Celebrate the back-to-school season with a trio of cocktails. Take your pick of the Harvard, Princeton, or Yale or try all three.
It’s difficult to date when these drinks were created. The Yale, according to this article, dates back to 1892. Other sites suggest all three drinks were around by 1900. I’d imagine all were created about the same time, competition and school pride likely coming into play. You know … if they have a drink, then we must have one, too! For some reason, I’d half expected Harvard to be the first one invented, but I’ve only been able to verify the Yale.
Just a note about the Crème de Yvette used for the Yale. This floral and berry flavored cordial isn’t readily availble. In fact, for many years it wasn’t available at all. In 2009, the liqueur was revived by the one of the original producers, Charles Jacquin et Cie. Another coridal, Crème de Violette is similar and may be substituted, but it, too, may be hard to come by.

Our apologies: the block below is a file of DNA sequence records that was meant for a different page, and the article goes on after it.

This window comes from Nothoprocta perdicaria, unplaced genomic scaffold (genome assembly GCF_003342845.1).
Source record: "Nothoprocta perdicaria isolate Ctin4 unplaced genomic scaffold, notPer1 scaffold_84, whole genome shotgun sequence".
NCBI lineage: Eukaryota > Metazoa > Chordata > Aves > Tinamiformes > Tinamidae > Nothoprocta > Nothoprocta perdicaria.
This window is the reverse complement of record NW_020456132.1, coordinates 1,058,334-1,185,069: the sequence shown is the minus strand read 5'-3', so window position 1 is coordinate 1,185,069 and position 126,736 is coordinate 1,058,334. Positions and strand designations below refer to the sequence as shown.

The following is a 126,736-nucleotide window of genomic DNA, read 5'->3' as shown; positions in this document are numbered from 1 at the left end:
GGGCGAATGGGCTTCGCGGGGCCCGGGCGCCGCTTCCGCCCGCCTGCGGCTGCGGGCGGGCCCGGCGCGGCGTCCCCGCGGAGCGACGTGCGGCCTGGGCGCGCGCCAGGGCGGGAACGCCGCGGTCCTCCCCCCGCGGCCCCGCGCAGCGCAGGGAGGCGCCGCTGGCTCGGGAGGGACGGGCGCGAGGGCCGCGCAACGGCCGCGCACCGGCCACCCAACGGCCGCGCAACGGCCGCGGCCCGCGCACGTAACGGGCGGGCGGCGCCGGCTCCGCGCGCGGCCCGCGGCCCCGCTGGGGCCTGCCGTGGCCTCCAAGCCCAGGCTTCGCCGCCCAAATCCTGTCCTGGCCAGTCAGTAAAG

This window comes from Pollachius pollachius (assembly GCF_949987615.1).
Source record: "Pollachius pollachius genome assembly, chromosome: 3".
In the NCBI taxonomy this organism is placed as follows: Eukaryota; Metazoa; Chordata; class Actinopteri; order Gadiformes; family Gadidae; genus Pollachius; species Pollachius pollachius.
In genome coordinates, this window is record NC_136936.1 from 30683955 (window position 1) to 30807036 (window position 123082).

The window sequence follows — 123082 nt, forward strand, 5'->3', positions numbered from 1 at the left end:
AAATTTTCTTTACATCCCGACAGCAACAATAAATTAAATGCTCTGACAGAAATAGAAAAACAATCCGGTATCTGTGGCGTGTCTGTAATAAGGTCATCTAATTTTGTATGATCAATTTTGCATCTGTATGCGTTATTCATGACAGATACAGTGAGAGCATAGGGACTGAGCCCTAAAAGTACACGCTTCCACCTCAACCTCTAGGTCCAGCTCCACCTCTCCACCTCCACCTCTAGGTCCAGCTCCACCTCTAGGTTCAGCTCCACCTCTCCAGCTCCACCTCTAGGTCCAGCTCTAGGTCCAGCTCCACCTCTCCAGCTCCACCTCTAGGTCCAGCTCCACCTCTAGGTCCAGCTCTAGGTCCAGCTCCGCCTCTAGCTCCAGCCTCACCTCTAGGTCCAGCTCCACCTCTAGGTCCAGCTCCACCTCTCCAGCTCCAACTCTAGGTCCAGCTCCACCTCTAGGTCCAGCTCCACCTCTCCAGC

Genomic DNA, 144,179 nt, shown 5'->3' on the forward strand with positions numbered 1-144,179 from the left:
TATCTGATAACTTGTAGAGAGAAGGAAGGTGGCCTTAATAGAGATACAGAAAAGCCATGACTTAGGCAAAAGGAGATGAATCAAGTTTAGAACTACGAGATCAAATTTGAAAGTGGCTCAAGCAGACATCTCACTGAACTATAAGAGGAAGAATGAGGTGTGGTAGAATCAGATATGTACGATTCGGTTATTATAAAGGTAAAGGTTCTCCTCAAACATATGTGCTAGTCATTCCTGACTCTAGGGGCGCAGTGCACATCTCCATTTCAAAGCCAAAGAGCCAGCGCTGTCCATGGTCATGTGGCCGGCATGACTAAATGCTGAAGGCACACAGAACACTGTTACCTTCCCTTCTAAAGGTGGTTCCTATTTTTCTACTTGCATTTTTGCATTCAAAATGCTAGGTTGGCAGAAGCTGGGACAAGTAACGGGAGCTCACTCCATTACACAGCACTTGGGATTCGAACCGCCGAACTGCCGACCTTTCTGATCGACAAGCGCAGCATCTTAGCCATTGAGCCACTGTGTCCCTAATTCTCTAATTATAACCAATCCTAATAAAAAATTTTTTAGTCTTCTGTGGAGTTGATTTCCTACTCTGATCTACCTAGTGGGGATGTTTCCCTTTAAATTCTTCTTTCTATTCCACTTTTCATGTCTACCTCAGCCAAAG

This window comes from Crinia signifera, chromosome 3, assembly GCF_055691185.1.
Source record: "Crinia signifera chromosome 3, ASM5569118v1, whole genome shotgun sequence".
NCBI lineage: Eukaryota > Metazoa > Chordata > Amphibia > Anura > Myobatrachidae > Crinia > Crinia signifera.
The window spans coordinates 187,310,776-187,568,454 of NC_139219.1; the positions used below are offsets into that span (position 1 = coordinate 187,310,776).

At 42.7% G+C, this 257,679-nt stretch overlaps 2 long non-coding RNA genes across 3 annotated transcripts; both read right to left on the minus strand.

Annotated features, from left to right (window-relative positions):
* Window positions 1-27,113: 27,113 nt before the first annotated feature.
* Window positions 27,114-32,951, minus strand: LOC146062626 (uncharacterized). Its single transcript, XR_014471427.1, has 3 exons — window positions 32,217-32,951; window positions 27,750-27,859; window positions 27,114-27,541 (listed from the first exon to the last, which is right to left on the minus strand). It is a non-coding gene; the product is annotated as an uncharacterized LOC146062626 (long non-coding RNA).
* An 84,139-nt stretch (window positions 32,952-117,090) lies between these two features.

What you’ll need:
For Harvard: Brandy, Sweet Vermouth, Bitters, Grenadine, and Lemon Juice
Pour 2 ounce of brandy and 1 ounce of sweet vermouth in a shaker over cracked ice. Add in a dash or two of bitters, 1 teaspoon of grenadine, and 2 teaspoons of lemon juice. Fresh juice is generally a plus, but with such a small amount needed, bottled lemon juice is suitable. Shake thoroughly and strain into a cocktail glass.
For Princeton: Gin, Dry Vermouth, and Lime.
Pour 1 1/2 ounces each of gin and dry vermouth in a shaker over cracked ice. Add 1/2 ounce of lime juice (fresh juice is definitely a plus here). Shake gently and then strain into a cocktail glass.
For Yale: Gin, Dry Vermouth, Bitters, and Crème de Violette (or Crème de Yvette)
Pour 2 ounces gin and 1 ounce dry vermouth in a shaker over cracked ice. Add in a dash or two of bitters and a teaspoon of Crème de Violette. Shake gently and strain into a cocktail glass.
How I like it: I’m a little bit more generous with the dashes and teaspoons, but otherwise stick to the proportions stated. It’s best to use a straight brandy (or cognac) for the Harvard drink, but if you like a little extra sweetness, try an Apricot-Flavored Brandy. The Princeton is a sour type drink, similar to a Gimlet or Tom Collins. For the Yale, it’s best not to use too much Crème de Violette or it may overpower the other flavors of the drink. For a time, blue curaçao was used in the absence of the Crème de Violette, but the latter is the traditional and better option. I’d be willing to say that I liked the Harvard best, especially with the Apricot-Flavored Brandy, and the Princeton least among the three.
Study hard, but drink responsibly!